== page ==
Les Producteurs de lait du Québec deplores the fact that Canada has signed the definitive USMCA text with the United States and Mexico without making amendments to the U.S. text, which includes provisions concerning oversight of Canadian dairy policies to which the Canadian government had said it would never consent. Bruno Letendre, Chair of Les Producteurs de lait du Québec, believes that the government has once again failed to keep its word, and milk producers will be impacted even more as a result. In his view, Canada relinquished some of its sovereignty over Canadian dairy policy to the U.S. when it agreed to abolish Class 7, the class of dairy ingredients that allowed producers to offer processors an additional competitive alternative for their dairy ingredient supply. “By giving in to this unwarranted demand by the U.S., Canada waives a right negotiated in the WTO agreements. It is clear that the U.S. wants to handcuff us and it is unacceptable that Canada has given in to it,” stated Bruno Letendre, Chair of Les Producteurs de lait du Québec.
“In addition, by agreeing to place a ceiling on exports of Canadian milk solids non-fat and apply a surcharge on exports beyond a certain threshold, and especially, by agreeing to submit to a U.S. review of all changes to the classification and prices of milk sold by producers to processors, Canada is agreeing to U.S. interference, which not only potentially violates Canadian and provincial laws, but also international trade rules,” added Mr. Letendre.
Canada has now signed three trade agreements that have hurt Canadian milk producers: the Comprehensive Economic and Trade Agreement (CETA) with the European Union in October 2013, the Comprehensive and Progressive Agreement for Trans-Pacific Partnership (CPTPP) in January 2018 and the USMCA just recently. In total, Canada has conceded the equivalent of 8.4% of Canadian dairy production and processing. Strictly in terms of market access, the concessions made for these three agreements represent lost milk sales in the amount of $450 million per year, i.e. approximately $41,000 per farm. In addition to these losses, there may be still others, ranging from $50 to $350 million, caused by the export surcharge that affects the volume of skim milk powder we can export.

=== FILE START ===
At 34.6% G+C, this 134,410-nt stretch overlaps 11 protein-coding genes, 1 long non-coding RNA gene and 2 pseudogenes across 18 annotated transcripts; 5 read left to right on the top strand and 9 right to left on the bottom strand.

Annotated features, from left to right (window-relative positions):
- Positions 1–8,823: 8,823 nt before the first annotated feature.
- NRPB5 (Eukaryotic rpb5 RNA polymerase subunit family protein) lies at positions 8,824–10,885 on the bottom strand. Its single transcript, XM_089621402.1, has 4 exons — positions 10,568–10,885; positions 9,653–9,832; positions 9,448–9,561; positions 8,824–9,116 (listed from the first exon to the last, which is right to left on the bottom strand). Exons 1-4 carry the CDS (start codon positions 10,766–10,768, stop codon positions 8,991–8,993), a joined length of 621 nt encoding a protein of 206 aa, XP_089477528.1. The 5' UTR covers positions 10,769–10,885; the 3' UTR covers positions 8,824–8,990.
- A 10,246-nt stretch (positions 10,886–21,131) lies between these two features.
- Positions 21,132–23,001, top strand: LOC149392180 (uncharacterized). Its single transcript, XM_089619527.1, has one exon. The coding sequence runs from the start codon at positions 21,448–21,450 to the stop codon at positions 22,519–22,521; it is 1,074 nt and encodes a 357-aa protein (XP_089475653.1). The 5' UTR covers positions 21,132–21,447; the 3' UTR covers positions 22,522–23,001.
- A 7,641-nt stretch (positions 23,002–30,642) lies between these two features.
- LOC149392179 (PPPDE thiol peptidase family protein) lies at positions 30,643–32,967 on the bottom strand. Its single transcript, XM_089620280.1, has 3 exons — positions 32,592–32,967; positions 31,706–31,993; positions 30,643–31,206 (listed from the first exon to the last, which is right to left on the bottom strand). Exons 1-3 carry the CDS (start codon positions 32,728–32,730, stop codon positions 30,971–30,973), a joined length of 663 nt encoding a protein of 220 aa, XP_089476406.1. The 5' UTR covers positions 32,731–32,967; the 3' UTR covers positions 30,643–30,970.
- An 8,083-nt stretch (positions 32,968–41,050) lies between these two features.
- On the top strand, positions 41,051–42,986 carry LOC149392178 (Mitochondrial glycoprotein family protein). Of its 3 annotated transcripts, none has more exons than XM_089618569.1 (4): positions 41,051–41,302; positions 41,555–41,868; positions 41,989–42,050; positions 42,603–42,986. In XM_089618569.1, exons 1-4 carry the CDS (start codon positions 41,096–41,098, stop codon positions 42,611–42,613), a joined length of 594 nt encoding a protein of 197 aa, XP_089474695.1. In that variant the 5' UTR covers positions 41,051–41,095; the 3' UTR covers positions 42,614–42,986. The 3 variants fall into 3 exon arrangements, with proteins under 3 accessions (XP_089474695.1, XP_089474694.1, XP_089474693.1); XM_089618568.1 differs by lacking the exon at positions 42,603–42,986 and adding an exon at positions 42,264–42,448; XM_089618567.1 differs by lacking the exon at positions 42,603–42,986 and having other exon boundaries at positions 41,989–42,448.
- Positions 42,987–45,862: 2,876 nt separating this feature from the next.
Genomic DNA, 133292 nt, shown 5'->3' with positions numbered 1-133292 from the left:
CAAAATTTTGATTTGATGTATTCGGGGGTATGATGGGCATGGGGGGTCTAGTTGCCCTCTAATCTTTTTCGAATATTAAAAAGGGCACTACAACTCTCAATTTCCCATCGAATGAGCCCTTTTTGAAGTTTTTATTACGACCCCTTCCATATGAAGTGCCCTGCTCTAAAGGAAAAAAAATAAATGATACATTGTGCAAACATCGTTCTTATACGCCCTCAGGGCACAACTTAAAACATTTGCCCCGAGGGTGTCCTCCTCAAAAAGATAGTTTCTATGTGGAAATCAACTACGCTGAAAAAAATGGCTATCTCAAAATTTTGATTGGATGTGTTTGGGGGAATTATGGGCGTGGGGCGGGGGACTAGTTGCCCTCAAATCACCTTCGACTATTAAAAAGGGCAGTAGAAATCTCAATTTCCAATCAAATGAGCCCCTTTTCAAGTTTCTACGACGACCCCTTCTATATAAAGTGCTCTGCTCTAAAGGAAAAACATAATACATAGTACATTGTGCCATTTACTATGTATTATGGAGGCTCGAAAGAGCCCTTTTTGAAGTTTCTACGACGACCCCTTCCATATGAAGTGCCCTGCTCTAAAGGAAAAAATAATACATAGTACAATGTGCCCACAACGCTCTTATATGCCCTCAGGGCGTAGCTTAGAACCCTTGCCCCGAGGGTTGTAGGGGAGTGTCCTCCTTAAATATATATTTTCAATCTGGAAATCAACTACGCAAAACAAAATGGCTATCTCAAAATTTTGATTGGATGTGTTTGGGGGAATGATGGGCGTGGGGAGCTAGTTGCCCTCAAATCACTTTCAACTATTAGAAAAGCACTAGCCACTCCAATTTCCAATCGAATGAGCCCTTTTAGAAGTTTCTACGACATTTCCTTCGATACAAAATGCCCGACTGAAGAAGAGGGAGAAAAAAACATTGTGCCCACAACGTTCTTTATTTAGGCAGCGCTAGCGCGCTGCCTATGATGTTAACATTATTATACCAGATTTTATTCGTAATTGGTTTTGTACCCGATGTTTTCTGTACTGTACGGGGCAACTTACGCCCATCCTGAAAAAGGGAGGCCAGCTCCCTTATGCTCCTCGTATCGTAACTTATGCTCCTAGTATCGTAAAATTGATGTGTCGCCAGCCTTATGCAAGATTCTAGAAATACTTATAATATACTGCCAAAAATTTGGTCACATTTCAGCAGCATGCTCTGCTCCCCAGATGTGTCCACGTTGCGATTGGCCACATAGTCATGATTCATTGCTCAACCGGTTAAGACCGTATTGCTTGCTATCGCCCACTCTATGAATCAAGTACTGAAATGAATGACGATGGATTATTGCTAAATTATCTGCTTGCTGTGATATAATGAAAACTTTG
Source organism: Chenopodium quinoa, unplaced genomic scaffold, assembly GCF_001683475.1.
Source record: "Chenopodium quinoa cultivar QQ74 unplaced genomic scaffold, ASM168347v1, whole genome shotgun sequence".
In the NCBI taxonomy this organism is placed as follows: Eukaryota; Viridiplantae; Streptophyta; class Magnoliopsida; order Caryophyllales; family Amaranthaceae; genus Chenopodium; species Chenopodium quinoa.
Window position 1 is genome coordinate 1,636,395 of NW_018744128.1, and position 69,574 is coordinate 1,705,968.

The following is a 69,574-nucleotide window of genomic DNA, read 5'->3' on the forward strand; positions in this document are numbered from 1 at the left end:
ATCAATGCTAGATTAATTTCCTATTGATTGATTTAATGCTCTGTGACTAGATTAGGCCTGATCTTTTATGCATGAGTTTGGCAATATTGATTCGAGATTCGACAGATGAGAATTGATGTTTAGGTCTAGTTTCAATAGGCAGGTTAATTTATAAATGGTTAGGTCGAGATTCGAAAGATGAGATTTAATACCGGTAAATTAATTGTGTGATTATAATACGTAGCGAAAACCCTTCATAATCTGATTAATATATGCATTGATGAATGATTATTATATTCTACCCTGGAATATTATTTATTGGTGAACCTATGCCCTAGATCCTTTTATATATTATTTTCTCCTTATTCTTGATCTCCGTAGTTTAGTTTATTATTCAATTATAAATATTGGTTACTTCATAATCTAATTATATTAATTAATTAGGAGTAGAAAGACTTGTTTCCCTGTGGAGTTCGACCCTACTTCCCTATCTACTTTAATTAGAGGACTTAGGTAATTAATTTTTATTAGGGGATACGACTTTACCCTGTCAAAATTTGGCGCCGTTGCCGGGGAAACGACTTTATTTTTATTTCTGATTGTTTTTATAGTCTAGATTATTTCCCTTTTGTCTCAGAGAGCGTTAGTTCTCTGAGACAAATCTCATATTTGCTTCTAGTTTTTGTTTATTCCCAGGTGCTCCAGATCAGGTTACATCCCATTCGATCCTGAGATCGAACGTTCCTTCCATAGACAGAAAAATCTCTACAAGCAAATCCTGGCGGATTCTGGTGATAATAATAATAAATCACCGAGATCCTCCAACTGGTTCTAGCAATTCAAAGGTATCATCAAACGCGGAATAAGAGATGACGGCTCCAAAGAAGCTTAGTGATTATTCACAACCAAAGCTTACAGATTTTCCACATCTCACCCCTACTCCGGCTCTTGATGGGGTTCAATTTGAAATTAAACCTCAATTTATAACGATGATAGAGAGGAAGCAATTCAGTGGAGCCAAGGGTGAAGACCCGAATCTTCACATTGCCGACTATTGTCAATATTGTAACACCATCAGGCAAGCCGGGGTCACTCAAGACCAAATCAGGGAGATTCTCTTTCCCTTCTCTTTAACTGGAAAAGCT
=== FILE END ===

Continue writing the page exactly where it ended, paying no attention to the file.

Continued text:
FULL AND FAIR
“During the press conference on October 1 announcing the conclusion of the USMCA, Minister Chrystia Freeland clearly promised to provide milk producers with full and fair compensation. Now that the agreement is signed and will be submitted to parliament for final ratification, we demand that Trudeau’s government keep its promise by setting up a compensation program in consultation with producer representatives that is accessible to all,” added Mr. Letendre. This promise was repeated in a Bloc Québécois motion that was unanimously adopted in the House of Commons. The motion demands that “the House call on the government to implement a program that provides financial compensation to egg, poultry and dairy farmers for all the losses they sustain due to the breaches to the supply management system in CETA, the CPTPP and the USMCA, and that it do so before asking parliamentarians to vote on the USMCA.” It should be noted that the Canadian government has still not compensated producers for the losses under CETA, which has been in effect since September 2017, and the CPTPP, which will come into force on December 30.
First Ministers’ Conference in Montreal
As a meeting will be held on December 7 in Montreal between Prime Minister Justin Trudeau and the first provincial and territorial ministers, Mr. Letendre sent Quebec’s Premier the following message: “We ask that the Quebec government use all political and legal recourses at its disposal to make sure that the measures announced by the federal government meet the expectations of producers and we ask that Premier Legault share this message with Mr. Trudeau during the meeting of the first ministers.”
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